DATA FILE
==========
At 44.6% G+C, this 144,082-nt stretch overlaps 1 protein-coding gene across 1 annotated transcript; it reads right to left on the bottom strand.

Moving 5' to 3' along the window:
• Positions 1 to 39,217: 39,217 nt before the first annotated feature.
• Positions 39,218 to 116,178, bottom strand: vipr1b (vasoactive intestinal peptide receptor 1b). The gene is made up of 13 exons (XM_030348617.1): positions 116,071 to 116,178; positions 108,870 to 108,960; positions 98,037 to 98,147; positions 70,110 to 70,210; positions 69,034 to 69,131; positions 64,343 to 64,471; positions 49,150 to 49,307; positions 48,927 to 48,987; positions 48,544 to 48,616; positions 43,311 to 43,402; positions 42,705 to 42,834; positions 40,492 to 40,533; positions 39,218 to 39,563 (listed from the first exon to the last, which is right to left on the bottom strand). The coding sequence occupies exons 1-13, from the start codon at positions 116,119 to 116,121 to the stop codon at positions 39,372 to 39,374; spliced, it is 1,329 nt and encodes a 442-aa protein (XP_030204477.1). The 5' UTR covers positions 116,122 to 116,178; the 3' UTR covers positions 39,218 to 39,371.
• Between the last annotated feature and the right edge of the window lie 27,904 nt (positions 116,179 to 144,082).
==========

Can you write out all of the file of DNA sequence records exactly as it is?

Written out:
At 44.6% G+C, this 144,082-nt stretch overlaps 1 protein-coding gene across 1 annotated transcript; it reads right to left on the bottom strand.

Moving 5' to 3' along the window:
• Positions 1 to 39,217: 39,217 nt before the first annotated feature.
• Positions 39,218 to 116,178, bottom strand: vipr1b (vasoactive intestinal peptide receptor 1b). The gene is made up of 13 exons (XM_030348617.1): positions 116,071 to 116,178; positions 108,870 to 108,960; positions 98,037 to 98,147; positions 70,110 to 70,210; positions 69,034 to 69,131; positions 64,343 to 64,471; positions 49,150 to 49,307; positions 48,927 to 48,987; positions 48,544 to 48,616; positions 43,311 to 43,402; positions 42,705 to 42,834; positions 40,492 to 40,533; positions 39,218 to 39,563 (listed from the first exon to the last, which is right to left on the bottom strand). The coding sequence occupies exons 1-13, from the start codon at positions 116,119 to 116,121 to the stop codon at positions 39,372 to 39,374; spliced, it is 1,329 nt and encodes a 442-aa protein (XP_030204477.1). The 5' UTR covers positions 116,122 to 116,178; the 3' UTR covers positions 39,218 to 39,371.
• Between the last annotated feature and the right edge of the window lie 27,904 nt (positions 116,179 to 144,082).